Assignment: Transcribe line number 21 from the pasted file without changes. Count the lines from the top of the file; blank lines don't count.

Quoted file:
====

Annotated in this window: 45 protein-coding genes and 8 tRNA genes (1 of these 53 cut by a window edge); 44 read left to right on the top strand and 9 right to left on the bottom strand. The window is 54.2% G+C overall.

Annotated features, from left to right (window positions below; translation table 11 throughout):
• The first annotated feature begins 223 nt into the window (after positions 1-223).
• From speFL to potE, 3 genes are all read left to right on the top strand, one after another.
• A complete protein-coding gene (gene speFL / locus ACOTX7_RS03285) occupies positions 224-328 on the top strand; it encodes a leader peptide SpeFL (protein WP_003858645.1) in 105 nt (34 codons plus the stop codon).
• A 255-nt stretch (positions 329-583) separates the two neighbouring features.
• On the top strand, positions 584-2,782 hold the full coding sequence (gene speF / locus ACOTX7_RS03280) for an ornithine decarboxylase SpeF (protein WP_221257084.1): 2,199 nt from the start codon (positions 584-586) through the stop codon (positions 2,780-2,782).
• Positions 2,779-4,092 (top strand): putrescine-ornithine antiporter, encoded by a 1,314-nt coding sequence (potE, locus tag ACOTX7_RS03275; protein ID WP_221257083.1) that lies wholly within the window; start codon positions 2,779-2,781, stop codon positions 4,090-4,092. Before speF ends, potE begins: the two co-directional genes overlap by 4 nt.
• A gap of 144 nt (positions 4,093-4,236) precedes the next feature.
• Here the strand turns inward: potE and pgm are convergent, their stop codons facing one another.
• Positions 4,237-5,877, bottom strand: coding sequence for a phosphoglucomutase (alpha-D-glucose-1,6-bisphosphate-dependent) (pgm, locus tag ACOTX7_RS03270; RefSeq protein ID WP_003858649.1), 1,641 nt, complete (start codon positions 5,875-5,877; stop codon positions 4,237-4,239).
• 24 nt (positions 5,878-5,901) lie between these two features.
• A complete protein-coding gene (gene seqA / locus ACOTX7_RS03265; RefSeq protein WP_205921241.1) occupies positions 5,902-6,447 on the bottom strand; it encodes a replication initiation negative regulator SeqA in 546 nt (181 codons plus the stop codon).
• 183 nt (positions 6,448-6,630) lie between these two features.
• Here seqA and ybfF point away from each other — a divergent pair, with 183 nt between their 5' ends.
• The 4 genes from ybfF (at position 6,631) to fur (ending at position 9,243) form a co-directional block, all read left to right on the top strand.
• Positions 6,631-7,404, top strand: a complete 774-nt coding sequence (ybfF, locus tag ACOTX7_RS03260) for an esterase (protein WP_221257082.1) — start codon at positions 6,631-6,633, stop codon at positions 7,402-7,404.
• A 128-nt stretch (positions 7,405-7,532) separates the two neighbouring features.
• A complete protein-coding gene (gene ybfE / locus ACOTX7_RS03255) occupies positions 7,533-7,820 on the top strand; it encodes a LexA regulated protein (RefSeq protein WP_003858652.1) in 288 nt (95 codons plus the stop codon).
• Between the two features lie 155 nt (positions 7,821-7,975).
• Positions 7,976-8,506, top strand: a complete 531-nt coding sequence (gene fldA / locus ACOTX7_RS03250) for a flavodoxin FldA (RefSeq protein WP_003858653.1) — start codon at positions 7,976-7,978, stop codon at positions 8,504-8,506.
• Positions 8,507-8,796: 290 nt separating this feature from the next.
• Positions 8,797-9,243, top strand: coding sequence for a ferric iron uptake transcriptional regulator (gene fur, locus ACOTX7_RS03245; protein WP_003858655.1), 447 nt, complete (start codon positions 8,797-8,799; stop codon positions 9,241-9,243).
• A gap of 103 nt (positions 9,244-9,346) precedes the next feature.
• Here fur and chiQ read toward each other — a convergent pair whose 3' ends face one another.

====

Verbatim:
• Positions 7,976-8,506, top strand: a complete 531-nt coding sequence (gene fldA / locus ACOTX7_RS03250) for a flavodoxin FldA (RefSeq protein WP_003858653.1) — start codon at positions 7,976-7,978, stop codon at positions 8,504-8,506.